Employer branding has changed dramatically over the last decade, with social media being a key driver.
Junior Account Executive
Employer branding has changed dramatically over the last decade, with social media being a key driver. But in the TikTok era it has completely evolved to match the needs of a younger generation, and how they discover brands and businesses.
TikTok has changed the way social content is consumed. It has been the catalyst for an explosion in short-form viral videos, a format that has since been emulated on other platforms, including Instagram Reels and YouTube Shorts.
The potential to ‘go viral’, coupled with a more human and authentic tone, has enabled companies to use TikTok in their employer branding strategies too. As a result, many brands are now using creative video formats and reactive trends to showcase why they’re a great place to work.
The need to adapt
LinkedIn has traditionally been the go-to platform for employer branding content, but as other platforms have grown in popularity, companies have begun shifting their focus to multiple social media channels.
This approach means they can reach new audiences, but it’s not as easy as just repurposing and cross-posting content. Instead, posts must be carefully adapted to suit the platform, or content won't look native to users, which can lead to lower engagement.
At Battenhall, we’ve been very conscious of applying this strategy to our own social content on TikTok. Our LinkedIn profile posts have a more slick and corporate tone, on Instagram we use high quality imagery that is carefully curated, while on TikTok we’ve embraced the fun, irreverent trends of the platform. And it’s worked. This post that highlights our total flexible working policy got more than 3 million views! As a result, TikTok has been our biggest driver of speculative job applications.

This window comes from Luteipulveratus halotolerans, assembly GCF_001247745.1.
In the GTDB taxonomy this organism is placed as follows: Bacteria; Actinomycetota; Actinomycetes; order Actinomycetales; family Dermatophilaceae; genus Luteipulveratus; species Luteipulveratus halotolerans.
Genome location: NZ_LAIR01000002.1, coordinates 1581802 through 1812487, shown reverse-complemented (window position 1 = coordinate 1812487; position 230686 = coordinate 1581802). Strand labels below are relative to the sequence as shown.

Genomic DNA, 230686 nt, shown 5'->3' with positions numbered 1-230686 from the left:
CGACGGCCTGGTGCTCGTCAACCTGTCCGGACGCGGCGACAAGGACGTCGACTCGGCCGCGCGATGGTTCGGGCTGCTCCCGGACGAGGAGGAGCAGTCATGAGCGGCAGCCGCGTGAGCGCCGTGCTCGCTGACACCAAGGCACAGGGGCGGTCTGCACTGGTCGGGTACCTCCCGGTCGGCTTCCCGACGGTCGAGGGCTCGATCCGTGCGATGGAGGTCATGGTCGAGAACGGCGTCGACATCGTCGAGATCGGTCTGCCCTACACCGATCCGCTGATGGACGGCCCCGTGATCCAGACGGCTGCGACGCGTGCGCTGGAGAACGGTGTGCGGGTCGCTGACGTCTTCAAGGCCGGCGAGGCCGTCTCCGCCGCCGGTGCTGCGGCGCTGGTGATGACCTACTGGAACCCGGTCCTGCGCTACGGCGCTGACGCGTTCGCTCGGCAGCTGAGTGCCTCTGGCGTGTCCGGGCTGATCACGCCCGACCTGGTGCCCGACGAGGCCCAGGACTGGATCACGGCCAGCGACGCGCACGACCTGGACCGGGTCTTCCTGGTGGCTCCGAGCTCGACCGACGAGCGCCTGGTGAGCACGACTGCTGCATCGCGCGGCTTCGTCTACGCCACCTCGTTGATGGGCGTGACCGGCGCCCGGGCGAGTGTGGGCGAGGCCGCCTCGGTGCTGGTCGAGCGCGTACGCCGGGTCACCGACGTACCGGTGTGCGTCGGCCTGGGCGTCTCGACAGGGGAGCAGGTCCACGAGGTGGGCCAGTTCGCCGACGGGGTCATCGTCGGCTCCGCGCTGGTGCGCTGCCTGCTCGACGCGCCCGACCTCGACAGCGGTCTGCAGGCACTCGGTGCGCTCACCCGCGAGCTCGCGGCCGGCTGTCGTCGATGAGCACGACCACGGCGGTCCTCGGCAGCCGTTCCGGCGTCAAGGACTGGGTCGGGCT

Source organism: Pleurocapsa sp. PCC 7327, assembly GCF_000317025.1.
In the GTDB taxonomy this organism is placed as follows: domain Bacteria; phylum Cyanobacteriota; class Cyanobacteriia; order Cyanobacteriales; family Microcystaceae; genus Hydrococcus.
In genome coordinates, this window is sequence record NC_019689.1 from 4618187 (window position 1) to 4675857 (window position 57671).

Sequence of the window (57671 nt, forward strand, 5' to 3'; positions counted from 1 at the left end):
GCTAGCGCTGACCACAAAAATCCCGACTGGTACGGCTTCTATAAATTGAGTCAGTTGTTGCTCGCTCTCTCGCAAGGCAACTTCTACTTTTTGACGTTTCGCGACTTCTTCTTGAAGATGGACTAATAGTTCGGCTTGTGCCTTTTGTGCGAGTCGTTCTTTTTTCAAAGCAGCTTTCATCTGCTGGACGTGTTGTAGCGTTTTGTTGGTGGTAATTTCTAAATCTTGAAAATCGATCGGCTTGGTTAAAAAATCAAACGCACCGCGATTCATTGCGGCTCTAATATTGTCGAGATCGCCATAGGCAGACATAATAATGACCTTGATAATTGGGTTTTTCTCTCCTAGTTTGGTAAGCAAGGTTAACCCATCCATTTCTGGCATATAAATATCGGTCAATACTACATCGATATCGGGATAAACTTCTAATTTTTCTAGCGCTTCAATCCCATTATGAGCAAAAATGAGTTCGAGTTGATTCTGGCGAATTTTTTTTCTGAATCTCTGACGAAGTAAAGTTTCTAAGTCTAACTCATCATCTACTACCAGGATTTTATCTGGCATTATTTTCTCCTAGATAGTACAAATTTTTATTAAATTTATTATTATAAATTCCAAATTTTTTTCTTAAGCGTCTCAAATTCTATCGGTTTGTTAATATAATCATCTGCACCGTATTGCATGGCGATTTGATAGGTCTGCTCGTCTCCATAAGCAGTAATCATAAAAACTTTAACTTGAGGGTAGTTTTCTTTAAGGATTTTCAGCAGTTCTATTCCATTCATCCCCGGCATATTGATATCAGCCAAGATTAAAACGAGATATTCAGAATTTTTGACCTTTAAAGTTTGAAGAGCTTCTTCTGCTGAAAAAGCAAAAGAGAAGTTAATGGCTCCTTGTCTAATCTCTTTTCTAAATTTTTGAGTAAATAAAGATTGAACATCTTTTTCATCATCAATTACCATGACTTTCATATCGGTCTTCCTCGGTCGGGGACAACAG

Reactive trends and employer branding
Employer branding isn’t something you’d typically expect to see in trending content. But with massive changes in content consumption and audiences, and the rise of meme culture, it’s never been more important to tap into the latest viral moments – and employer branding should be no exception.
Cisco is an example of a brand doing this well. It’s traditionally been a serious technology company, but has successfully tapped into trends on TikTok, such as this comedic adaptation of ‘One kiss is all it takes’ CapCut trend that has clocked up close to 1m views and an engagement rate of nearly 7%.
Microsoft has also used reactive trends in its TikTok strategy, taking the popular ‘Abbey Lee Miller ranking’ trend and adapting it to suit a Microsoft feature. This made the post instantly recognisable to a wide demographic, helping it achieve an engagement rate of 10%.
These are just two examples of how brands can pivot to incorporate trending moments in their employer branding content.
Creating an employer branding TikTok strategy
TikTok presents brands with an opportunity to challenge existing perceptions of their company, while attracting new talent to consider working for them.
When building a strategy to harness this, brands must look outside of their wider social strategy – and instead take a platform-led approach. What makes content successful on TikTok is completely different to the formula used on LinkedIn or even Instagram.
Google has recognised the importance of this and created a native strategy specifically for TikTok – with content that shows a playful side to the brand. And while Gen Z is increasingly using TikTok as a search engine, Google is using its TikTok channel to promote Google as a search engine with hacks users can try the next time they need to search something.
The difference TikTok will make to employer branding
Despite targeted bans of TikTok by individual countries and organisations, an ever increasing number of brands are migrating to TikTok to make the most of the opportunity to harness viral and trending moments to boost brand awareness.
TikTok is constantly evolving, and with trends changing every two to three weeks, brands must adapt to the demands of the platform and its users – or risk fading into the background. Those that can keep up can expect to reap the rewards – with a broader reach and increased brand popularity both within their grasp.
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